I find myself with so many things to be thankful for and wanted to share just a few of them: from the sublime to the ridiculous or at least from the amazing in a big way and the amazing in the little ways and everything in between. Before I go there, I want to acknowledge that not everyone has a good situation and we need to be mindful and as supportive as possible of their lack of family, lack of food and shelter and perhaps lack of health. Not everyone lives the Norman Rockwell vision. Share your privileges and good fortune where you can.
For me, I am grateful for the connections built during the last several months with my two oldest grandchildren: loving wonderful individuals who bring joy to my life.
And then there was Saturday, Nov. 17 a day I have been working on for almost 13 years a short amount of time compared with the 100 years of wait for others. I am talking about the Remembrance and Reflection event for Charles Allie Thompson, his descendants and our community as well as William Thompson and William Grayson, who were also, like Allie, victims of lynching in Culpeper.
It was a ceremony filled with love, respect, wonderful music and a crystal-clear dedication to Peace and Unity by all in attendance. The support for the planning was broad and the spectrum of those in attendance was astounding. It was truly a community “coming together” event. There were a couple of significant supporters who need to be recognized (as their names were not on the program): Mr. Hagazi Kebede and the Scrabble Foundation in Rappahannock. It was Mr. Kebede’s daughter, Laura who worked with me initially a year ago to launch this event on the 100th anniversary of Allie’s death. Laura lives in Memphis and was unable to be with us physically on Sat. though I know she was there in spirit. It I saw on the farm will take me quite some time to stop thinking about all the very special things that I witnessed that day and the encouragement I felt in my heart. For that, I am forever grateful.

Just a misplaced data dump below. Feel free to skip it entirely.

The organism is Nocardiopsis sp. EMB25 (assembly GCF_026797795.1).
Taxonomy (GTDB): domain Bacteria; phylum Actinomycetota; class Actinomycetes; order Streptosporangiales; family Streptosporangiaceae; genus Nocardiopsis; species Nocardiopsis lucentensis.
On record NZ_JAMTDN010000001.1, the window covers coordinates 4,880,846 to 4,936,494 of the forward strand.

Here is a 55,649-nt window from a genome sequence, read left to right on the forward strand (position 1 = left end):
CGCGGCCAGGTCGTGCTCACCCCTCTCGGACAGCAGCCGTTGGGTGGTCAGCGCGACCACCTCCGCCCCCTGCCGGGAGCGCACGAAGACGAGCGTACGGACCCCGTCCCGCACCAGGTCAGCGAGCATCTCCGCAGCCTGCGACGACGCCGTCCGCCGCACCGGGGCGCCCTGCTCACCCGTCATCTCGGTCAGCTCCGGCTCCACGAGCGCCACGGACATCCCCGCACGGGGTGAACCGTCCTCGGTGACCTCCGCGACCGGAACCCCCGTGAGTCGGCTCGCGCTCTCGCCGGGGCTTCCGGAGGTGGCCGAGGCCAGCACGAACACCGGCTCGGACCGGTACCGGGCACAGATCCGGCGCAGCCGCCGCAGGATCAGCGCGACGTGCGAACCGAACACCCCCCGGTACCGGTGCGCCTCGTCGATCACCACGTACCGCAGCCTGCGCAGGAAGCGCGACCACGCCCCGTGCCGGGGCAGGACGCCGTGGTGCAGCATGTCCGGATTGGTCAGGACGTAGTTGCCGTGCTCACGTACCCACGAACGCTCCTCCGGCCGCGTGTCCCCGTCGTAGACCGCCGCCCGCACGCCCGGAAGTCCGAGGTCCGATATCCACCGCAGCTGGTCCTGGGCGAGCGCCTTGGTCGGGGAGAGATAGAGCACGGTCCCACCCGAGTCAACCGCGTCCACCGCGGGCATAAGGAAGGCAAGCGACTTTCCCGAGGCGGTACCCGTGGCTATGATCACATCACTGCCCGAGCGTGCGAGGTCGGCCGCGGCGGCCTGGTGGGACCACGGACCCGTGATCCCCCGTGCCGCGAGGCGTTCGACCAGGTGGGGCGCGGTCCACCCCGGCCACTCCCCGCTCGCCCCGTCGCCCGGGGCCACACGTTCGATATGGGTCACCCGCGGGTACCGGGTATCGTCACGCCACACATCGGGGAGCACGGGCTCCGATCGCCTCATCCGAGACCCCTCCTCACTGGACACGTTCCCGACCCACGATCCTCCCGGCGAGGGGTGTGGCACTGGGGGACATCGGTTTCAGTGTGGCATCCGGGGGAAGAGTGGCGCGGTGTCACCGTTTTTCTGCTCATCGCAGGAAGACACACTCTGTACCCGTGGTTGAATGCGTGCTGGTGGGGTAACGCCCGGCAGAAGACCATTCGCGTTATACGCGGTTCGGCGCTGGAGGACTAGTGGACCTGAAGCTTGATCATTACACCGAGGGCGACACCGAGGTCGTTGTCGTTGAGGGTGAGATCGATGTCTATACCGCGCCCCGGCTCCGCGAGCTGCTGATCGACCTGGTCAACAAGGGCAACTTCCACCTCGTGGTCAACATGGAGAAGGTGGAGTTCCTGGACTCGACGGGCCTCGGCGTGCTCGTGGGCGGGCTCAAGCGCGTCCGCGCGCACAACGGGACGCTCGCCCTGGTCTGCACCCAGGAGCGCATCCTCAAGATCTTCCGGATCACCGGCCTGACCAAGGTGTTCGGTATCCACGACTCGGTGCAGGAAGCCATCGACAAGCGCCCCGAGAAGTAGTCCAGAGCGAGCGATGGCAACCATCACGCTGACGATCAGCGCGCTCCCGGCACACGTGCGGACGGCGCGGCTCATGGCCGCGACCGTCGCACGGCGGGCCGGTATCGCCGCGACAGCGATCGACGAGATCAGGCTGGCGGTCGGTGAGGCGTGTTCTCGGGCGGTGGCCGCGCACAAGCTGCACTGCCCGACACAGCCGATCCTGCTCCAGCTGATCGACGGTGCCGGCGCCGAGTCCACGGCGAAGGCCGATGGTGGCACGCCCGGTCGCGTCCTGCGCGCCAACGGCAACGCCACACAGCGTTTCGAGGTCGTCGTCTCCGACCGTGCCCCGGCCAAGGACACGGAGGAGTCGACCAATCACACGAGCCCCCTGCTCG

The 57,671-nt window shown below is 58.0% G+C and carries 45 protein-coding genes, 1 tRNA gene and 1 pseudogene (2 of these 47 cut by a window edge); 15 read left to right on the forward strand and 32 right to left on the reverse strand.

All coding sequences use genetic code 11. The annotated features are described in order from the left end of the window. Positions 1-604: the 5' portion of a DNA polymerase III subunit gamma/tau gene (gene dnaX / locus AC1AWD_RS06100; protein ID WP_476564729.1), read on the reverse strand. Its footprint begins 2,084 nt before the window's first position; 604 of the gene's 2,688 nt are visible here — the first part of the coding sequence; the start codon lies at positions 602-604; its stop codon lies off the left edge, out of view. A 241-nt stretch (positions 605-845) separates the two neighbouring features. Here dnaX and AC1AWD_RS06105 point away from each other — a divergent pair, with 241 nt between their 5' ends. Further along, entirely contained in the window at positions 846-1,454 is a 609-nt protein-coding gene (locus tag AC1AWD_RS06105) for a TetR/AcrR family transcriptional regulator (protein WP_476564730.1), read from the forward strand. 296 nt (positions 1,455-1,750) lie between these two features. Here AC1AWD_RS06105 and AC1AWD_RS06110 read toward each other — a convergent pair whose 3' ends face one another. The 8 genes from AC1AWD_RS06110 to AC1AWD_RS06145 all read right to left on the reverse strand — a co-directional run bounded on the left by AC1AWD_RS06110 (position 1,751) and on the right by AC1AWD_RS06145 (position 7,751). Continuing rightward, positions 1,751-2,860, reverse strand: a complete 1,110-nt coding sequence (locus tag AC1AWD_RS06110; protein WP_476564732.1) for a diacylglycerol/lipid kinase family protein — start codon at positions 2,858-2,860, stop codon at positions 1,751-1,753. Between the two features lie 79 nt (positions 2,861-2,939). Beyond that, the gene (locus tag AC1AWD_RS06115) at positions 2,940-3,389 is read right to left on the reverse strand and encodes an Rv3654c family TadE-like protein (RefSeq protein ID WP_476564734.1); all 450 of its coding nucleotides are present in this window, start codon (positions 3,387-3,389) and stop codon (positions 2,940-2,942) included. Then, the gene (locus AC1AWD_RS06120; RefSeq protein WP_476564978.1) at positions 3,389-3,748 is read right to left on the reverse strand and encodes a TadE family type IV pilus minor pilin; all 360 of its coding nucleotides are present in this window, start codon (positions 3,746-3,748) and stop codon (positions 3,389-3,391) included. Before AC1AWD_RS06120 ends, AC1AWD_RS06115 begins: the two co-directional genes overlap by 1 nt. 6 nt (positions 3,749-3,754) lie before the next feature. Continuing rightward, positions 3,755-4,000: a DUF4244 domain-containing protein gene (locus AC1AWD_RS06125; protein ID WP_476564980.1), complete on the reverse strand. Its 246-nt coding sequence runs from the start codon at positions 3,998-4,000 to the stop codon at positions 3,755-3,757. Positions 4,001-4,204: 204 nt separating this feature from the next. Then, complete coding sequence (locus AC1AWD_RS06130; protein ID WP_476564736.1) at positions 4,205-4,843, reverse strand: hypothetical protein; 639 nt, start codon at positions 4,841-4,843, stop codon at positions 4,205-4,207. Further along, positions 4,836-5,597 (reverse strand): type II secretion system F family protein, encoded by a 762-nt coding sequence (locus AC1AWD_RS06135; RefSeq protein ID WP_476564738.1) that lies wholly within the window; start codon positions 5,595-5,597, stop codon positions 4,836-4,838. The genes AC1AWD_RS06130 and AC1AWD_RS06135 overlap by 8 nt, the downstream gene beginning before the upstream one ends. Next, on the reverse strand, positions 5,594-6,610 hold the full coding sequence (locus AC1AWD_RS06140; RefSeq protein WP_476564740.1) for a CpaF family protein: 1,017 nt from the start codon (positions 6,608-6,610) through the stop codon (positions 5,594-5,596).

And on the lighter side, while I was sharing breakfast with Professor Margaret Russell, the event’s guest speaker who flew in from California to be with us, she asked about the wild animals. Among other sightings, I told her we saw the occasional bear. I assured her that these were black bears and not aggressive like the brown bear. I then headed across the yard to pull some things together in preparation to take her back to the airport. Passing the windows looking out into the field in front of the house, what did I see? A young black bear loping down the field toward the pond. I could hardly believe my eyes and ran for the camera. I was fast but when I returned to the front porch, I could longer see him or her. Where did it go, should I run out to the fence for a better view? Of course, I should! When would I get another chance like this?
I reached the fence and to my amazement, there was the little bear in the middle of the pond swimming toward the other side or at least I think that was the plan. I waited for what seemed an eternity until the bear crawled out the bank and ran quickly on the journey to the next farm.
So much to be grateful for! Have a wonderful and safe Thanksgiving.
Until next week, be well.